🌍 US vaccine mandate struck down

🌍 US vaccine mandate struck down

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Here’s what you need to know

Staff at large US companies are no longer required to be vaccinated. The Supreme Court struck down a federal mandate that affects 80 million workers, but retained another for people in healthcare jobs.

Australia canceled Novak Djokovic’s visa again. The unvaccinated tennis player must now mount another last-ditch legal challenge to avoid deportation before the Australian Open begins on Monday.

Hong Kong is suspending inbound flights from more than 150 countries. City officials are still pursuing a zero-covid strategy, having seen around 50 new cases since the turn of the year.

Google is spending $1 billion to get UK staff back in the office. The company is buying and refurbishing one key London site in which it is currently a tenant, and expects its British headcount to grow from 6,400 to 10,000.

A US student-loan processing company canceled $1.7 billion of debt. Navient settled a long-running legal battle with 40 state attorneys general over allegedly deceptive lending practices.

Elon Musk boosted dogecoin. The cryptocurrency can be used for buying Tesla merchandise, the CEO said, and jumped as much as 18%.

What to watch for

Banks, which kick off earnings season today, will offer an interesting glimpse into the economy. Three aspects of their business in particular might indicate where we are at this stage of the pandemic:

⬇️ Trading: After a bumper 2020—courtesy of covid-related market volatility—activity at banks’ trading desks has been dropping. Though the trading business is still likely higher than it was pre-pandemic, it’s expected to generate lower profits than last year.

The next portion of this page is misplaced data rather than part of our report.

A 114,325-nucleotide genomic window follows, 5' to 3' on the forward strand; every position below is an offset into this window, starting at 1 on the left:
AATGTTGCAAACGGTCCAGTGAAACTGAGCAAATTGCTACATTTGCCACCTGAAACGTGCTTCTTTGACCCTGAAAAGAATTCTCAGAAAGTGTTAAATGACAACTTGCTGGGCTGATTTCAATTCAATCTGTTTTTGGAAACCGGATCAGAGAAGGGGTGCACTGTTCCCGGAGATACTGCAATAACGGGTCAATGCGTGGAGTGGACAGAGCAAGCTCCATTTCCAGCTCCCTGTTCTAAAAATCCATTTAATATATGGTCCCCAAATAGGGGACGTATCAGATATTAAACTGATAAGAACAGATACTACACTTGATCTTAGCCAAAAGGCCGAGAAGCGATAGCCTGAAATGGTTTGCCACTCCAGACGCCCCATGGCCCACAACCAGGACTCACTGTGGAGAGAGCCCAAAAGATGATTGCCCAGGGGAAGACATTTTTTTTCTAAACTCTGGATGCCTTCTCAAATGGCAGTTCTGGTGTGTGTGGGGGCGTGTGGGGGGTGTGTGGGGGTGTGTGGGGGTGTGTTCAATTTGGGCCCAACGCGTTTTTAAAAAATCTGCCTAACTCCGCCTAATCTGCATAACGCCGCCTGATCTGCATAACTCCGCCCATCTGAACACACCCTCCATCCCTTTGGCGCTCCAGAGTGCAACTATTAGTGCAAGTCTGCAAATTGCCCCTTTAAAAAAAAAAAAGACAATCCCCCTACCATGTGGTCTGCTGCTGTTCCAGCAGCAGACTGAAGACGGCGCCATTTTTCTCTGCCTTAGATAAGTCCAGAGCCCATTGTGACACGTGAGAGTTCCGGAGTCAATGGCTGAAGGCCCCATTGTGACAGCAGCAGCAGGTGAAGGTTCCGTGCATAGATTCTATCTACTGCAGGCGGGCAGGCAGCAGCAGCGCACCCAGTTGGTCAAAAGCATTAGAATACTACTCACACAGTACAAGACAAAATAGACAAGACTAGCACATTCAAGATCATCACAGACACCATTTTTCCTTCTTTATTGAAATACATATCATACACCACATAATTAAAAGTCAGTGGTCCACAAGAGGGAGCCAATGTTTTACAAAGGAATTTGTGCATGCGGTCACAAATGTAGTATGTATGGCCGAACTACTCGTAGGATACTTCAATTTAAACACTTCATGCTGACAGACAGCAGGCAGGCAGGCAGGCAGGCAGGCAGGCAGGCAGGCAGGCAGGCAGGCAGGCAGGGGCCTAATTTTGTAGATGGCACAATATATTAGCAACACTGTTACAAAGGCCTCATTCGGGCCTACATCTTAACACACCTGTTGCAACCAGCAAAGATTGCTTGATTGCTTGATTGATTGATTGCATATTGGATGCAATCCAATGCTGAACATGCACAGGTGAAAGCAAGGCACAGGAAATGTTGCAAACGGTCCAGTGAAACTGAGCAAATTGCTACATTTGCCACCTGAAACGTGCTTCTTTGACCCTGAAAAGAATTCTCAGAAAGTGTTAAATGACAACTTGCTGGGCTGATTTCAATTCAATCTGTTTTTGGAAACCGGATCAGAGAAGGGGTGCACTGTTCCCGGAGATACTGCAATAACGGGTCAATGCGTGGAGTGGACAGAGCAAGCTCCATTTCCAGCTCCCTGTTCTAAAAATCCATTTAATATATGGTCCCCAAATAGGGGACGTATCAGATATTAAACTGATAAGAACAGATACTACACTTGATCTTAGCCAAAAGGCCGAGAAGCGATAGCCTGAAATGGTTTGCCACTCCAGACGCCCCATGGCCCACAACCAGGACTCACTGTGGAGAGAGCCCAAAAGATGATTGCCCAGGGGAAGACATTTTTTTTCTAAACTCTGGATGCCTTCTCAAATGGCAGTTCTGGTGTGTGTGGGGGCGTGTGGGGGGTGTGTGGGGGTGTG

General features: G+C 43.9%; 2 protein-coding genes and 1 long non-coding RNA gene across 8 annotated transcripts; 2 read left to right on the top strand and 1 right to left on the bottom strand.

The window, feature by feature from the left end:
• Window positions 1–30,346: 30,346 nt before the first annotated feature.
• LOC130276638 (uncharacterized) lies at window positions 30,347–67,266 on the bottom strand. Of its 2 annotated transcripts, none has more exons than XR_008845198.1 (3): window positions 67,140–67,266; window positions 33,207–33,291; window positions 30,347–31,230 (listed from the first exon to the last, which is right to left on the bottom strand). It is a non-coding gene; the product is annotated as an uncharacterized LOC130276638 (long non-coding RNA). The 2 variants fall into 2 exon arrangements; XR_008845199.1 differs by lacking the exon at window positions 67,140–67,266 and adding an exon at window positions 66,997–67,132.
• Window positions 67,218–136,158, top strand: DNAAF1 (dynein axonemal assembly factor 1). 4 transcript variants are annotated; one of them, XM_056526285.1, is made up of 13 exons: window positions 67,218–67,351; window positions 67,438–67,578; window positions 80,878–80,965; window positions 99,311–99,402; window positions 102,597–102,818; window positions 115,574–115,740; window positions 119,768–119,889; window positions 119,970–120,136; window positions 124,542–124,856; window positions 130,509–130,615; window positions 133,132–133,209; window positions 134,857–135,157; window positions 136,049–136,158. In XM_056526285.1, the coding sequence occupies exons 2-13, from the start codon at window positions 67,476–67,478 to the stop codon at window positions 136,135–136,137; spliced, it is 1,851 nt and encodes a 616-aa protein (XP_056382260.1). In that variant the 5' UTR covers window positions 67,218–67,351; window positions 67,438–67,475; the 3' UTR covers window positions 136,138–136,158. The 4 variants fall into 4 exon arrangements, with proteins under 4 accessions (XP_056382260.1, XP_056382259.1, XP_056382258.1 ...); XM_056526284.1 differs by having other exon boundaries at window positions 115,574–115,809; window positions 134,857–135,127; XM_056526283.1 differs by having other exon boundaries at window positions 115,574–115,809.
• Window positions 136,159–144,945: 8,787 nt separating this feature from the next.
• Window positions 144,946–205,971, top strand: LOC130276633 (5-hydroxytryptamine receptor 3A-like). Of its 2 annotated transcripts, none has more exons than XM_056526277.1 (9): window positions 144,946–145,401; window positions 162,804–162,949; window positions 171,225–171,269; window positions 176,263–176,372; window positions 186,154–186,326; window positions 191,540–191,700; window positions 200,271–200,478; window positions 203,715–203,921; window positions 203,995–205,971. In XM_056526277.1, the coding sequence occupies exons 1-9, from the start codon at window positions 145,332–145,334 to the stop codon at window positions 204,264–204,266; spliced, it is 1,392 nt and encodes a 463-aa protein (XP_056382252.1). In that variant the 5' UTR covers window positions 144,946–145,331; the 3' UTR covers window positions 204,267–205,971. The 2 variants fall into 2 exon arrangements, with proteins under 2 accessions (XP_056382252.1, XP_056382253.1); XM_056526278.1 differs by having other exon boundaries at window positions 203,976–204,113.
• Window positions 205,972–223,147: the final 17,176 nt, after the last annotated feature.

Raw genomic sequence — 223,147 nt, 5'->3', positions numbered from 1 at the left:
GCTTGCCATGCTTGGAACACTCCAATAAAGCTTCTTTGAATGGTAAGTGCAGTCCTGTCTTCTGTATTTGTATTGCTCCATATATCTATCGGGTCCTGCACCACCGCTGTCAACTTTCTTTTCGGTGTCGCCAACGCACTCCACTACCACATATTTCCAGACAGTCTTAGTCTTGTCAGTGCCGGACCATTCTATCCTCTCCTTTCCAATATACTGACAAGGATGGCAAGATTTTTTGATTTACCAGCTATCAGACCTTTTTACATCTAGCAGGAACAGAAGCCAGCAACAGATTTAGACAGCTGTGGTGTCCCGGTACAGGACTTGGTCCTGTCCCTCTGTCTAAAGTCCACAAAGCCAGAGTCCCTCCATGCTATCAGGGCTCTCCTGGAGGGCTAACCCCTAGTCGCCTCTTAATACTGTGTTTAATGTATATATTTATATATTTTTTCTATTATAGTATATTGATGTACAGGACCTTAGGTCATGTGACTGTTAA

⬆️ Lending: Loans, on the other hand, are recovering after plummeting earlier in the pandemic. As consumers go through extra savings padded by stimulus checks, they are borrowing more. (And banks are set up to make more money off lending from higher interest rates in 2022.)

⬆️ Deals: The investment banking business has been booming, as overall business picks up and companies pour extra cash into deals. The trend is expected to continue—barring any pandemic surprises or detours.

It’s up to you, Maersk

It’s not been a great week for climate change news—data emerged that showed the last seven years were the hottest in recorded history. But simultaneously, the world’s second largest shipping line pledged to make its business carbon neutral by 2040, and expanded its net-zero emissions pledge to include the emissions from its energy consumption and supply chains.

A bar chart showing the striking difference between the cargo capacity of Maersk's entire fleet and its 12 new methanol-powered ships, with the entire fleet encompassing 4.28 million 20-foot equivalent units, and the new ships encompassing 0.19 of them.

The rest of the shipping industry is lagging, but Maersk’s announcement raises the pressure on its rivals, all of whom are sitting on billions of dollars of pandemic profits, to cut emissions more aggressively. It’s in their interest to catch up: Ambitious climate goals are a key selling point to discerning customers in a cut-throat industry.

The happy, healthy approach to productivity

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Surprising discoveries

French dressing was freed. The salad topper will no longer be held to strict, 72-year-old standards in the US.

The supply chain came for fries. Backed-up ports and an unexpected fungus have ruined potato snacking in Japan and Kenya.

Have you heard of the latest juice cleanse? Thanks to shrinking crops, prices for Florida oranges will really empty out your wallet.

A UK surgeon can’t practice anymore after he branded organs. Two patients had his initials etched on their livers.

An inventor made a nasal ranger. The 14-inch long instrument measures smells.

Our best wishes for a productive day. Send any news, comments, deregulated condiments, and freshly squeezed oranges to hi@qz.com. Get the most out of Quartz by downloading our iOS app and becoming a member. Today’s Daily Brief was brought to you by Hasit Shah, Nicolás Rivero, Ana Campoy, Susan Howson, and Morgan Haefner.